In line with an overall easing of sentiment, Australian farmers have slightly revised their forecasts for their financial performance. 

According to the most recent survey, 47 per cent of those polled expect their gross farm income to rise in the coming year (up from 51 per cent in the previous year), while 40 per cent expect earnings to stay flat.

Mr Knoblanche said that assessments of the damage to large areas of rain and flood-affected crops were still ongoing and that the returns for those affected in the grains sector would be significantly impacted.

The survey also found that farmers were still looking for expansion and investment opportunities in general. On-farm projects and infrastructure that increase productivity, efficiency, and ease labour pressures were favoured.

Optimism takes a hit after recent floods

Before the latest flooding, Queensland and New South Wales producers were the most optimistic about business conditions in the coming year, with 90 per cent and 88 per cent, respectively, expecting conditions to remain good or improve further in the coming year.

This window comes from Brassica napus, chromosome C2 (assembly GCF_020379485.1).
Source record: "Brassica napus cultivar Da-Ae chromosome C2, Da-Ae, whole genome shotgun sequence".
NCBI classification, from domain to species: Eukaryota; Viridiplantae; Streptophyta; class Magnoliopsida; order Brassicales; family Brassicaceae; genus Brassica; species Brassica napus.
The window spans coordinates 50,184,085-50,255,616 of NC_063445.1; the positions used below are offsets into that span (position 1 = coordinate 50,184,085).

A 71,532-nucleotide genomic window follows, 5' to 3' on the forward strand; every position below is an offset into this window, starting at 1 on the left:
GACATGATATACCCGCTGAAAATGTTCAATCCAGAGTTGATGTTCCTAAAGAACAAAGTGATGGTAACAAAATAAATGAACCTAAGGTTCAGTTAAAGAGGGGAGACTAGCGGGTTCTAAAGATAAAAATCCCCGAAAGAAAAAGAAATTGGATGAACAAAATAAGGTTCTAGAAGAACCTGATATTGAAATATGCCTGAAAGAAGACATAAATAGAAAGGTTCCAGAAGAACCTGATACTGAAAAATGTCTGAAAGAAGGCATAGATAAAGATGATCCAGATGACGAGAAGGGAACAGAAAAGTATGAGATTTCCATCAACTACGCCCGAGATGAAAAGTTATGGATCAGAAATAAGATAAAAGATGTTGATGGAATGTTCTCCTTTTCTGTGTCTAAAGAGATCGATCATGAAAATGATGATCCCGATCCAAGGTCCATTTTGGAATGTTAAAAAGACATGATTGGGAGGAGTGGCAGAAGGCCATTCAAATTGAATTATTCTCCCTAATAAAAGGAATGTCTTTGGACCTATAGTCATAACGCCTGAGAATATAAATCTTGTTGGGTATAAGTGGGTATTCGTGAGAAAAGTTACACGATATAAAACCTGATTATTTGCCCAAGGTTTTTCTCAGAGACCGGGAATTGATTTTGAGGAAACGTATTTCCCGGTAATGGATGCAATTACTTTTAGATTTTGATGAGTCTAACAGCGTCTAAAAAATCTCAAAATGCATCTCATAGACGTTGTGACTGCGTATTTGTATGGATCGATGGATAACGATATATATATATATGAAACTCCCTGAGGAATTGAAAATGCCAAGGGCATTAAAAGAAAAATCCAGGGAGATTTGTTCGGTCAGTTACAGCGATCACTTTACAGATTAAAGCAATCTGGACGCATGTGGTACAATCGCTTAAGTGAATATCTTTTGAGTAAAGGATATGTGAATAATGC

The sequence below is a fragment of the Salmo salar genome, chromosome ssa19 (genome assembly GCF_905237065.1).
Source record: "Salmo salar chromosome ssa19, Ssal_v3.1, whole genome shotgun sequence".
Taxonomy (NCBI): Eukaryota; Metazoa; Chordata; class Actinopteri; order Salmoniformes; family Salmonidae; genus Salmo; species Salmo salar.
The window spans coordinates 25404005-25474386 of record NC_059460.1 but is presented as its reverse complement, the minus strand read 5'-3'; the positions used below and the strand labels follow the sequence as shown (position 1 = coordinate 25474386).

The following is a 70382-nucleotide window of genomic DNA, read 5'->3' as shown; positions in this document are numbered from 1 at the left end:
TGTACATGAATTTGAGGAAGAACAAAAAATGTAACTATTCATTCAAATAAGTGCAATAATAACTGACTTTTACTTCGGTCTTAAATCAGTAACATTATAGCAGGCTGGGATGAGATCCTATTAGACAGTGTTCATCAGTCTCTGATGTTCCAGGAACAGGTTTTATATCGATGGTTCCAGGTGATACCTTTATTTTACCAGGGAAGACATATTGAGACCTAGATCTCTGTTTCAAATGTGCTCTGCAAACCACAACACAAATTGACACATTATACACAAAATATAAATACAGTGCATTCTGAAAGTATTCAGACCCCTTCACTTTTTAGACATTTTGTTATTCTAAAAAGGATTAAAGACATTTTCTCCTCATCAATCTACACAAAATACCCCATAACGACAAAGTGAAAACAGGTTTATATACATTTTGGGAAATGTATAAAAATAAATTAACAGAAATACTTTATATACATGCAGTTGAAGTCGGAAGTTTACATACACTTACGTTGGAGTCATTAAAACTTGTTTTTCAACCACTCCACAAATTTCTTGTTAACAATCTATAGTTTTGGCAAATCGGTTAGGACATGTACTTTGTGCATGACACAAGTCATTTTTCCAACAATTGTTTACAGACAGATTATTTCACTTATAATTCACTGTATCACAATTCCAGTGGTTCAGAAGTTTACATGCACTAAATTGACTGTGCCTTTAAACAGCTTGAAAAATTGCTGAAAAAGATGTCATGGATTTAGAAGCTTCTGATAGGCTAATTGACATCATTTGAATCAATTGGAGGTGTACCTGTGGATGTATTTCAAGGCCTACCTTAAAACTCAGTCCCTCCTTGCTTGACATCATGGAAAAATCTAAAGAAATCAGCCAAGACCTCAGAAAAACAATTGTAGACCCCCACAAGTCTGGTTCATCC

According to Mr Knoblanche, recent rainfall in Queensland is viewed as having more positive than negative impacts by many producers. As summer approaches, it will be a boon for the state’s pastoral industry.

The effects of recent rainfall and flooding in NSW have been mixed, with croppers in the Central and North West regions enduring most of the damage. 

Sentiment eases, but WA farmers are still confident

Farmer confidence in Western Australia fell from 10-year highs in the previous quarter but remained positive in the most recent survey, with a record harvest forecast for the state.

Mr Knoblanche said rising input costs and the impacts of a frost event in spring appeared to have taken some of the edges off farmer confidence in the west. “But to a large degree it is probably a case of farmers there thinking things can’t get much better than they are right now,” he said.